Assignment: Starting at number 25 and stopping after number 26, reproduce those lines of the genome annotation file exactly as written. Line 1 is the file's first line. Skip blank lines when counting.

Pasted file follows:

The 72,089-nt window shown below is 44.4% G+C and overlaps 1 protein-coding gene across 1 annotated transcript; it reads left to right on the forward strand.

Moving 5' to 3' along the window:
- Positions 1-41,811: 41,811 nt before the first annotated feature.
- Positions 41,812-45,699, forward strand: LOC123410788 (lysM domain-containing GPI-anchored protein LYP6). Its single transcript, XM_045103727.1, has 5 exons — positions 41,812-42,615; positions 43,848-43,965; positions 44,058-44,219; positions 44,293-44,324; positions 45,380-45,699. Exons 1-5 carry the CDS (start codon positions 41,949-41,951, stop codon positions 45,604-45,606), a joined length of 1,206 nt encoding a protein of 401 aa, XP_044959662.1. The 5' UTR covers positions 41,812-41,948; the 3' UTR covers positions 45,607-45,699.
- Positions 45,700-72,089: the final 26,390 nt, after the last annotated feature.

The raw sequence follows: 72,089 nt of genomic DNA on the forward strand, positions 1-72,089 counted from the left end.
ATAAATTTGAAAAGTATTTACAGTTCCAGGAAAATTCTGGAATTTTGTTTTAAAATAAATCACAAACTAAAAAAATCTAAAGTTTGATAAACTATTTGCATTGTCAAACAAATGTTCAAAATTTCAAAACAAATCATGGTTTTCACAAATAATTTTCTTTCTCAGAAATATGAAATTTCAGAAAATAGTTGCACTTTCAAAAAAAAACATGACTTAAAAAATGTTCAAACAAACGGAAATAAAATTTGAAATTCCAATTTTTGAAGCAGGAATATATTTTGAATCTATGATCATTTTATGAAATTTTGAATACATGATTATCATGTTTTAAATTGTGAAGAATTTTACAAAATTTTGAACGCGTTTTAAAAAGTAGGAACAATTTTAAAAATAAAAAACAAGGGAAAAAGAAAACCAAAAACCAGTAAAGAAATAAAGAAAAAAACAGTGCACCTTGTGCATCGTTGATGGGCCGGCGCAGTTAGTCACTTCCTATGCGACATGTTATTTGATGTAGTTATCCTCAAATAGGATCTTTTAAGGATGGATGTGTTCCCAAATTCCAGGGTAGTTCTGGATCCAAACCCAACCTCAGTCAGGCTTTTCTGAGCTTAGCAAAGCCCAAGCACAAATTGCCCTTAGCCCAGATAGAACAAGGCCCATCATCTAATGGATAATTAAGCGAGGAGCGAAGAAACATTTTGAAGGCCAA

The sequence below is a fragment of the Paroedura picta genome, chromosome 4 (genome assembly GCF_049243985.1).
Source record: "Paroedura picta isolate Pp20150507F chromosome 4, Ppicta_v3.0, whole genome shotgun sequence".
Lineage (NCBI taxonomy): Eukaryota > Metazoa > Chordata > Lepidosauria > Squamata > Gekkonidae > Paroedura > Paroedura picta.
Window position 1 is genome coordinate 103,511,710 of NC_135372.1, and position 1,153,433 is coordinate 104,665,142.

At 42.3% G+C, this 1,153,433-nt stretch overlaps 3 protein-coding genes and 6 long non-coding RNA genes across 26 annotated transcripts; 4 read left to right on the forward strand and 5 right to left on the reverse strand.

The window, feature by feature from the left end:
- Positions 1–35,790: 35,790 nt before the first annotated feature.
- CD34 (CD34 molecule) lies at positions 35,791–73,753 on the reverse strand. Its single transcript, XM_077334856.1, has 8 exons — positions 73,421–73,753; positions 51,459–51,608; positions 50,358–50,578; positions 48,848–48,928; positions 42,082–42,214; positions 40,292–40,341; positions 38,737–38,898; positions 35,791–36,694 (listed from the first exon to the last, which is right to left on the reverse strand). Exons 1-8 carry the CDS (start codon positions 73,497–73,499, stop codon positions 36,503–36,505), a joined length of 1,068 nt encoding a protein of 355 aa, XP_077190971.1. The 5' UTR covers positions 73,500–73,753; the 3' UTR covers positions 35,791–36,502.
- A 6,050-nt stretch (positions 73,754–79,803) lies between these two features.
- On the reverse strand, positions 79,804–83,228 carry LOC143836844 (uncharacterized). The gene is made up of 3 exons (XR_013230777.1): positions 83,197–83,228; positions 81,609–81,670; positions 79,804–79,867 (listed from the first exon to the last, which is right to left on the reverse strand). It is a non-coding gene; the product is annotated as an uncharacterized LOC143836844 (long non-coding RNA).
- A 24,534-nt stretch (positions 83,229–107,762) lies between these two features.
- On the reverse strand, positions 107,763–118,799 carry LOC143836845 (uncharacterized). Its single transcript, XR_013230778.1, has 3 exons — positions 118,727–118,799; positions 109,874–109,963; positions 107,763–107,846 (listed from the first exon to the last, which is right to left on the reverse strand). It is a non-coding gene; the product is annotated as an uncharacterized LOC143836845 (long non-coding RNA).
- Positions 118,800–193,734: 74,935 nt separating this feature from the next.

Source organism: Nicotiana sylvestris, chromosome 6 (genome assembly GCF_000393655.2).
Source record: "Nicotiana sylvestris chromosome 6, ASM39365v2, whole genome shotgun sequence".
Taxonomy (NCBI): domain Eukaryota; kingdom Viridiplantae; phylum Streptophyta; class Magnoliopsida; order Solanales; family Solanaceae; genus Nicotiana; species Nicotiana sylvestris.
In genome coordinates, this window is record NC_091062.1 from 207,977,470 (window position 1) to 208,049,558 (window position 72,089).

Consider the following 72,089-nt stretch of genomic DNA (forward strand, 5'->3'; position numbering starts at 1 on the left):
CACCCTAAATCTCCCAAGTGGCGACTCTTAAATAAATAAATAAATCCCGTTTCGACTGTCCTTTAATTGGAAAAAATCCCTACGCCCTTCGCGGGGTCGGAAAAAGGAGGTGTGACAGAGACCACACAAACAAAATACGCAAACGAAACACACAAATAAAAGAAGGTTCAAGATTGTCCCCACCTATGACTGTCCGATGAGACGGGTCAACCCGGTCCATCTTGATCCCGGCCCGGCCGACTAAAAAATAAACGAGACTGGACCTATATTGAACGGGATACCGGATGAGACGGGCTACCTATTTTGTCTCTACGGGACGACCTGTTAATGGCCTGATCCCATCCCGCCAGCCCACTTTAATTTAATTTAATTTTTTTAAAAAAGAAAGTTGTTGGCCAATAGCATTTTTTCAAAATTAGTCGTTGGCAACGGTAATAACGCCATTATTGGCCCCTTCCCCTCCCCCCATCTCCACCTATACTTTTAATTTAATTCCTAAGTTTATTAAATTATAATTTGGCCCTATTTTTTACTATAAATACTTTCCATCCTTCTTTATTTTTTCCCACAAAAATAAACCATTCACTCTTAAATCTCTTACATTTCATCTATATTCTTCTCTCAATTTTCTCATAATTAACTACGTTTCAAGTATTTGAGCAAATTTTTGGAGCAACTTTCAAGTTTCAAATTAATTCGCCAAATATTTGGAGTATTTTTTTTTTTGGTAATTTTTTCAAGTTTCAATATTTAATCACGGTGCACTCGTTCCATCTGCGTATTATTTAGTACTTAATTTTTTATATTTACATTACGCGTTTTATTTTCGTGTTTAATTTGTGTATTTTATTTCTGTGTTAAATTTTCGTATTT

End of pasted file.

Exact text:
Consider the following 72,089-nt stretch of genomic DNA (forward strand, 5'->3'; position numbering starts at 1 on the left):
CACCCTAAATCTCCCAAGTGGCGACTCTTAAATAAATAAATAAATCCCGTTTCGACTGTCCTTTAATTGGAAAAAATCCCTACGCCCTTCGCGGGGTCGGAAAAAGGAGGTGTGACAGAGACCACACAAACAAAATACGCAAACGAAACACACAAATAAAAGAAGGTTCAAGATTGTCCCCACCTATGACTGTCCGATGAGACGGGTCAACCCGGTCCATCTTGATCCCGGCCCGGCCGACTAAAAAATAAACGAGACTGGACCTATATTGAACGGGATACCGGATGAGACGGGCTACCTATTTTGTCTCTACGGGACGACCTGTTAATGGCCTGATCCCATCCCGCCAGCCCACTTTAATTTAATTTAATTTTTTTAAAAAAGAAAGTTGTTGGCCAATAGCATTTTTTCAAAATTAGTCGTTGGCAACGGTAATAACGCCATTATTGGCCCCTTCCCCTCCCCCCATCTCCACCTATACTTTTAATTTAATTCCTAAGTTTATTAAATTATAATTTGGCCCTATTTTTTACTATAAATACTTTCCATCCTTCTTTATTTTTTCCCACAAAAATAAACCATTCACTCTTAAATCTCTTACATTTCATCTATATTCTTCTCTCAATTTTCTCATAATTAACTACGTTTCAAGTATTTGAGCAAATTTTTGGAGCAACTTTCAAGTTTCAAATTAATTCGCCAAATATTTGGAGTATTTTTTTTTTTGGTAATTTTTTCAAGTTTCAATATTTAATCACGGTGCACTCGTTCCATCTGCGTATTATTTAGTACTTAATTTTTTATATTTACATTACGCGTTTTATTTTCGTGTTTAATTTGTGTATTTTATTTCTGTGTTAAATTTTCGTATTT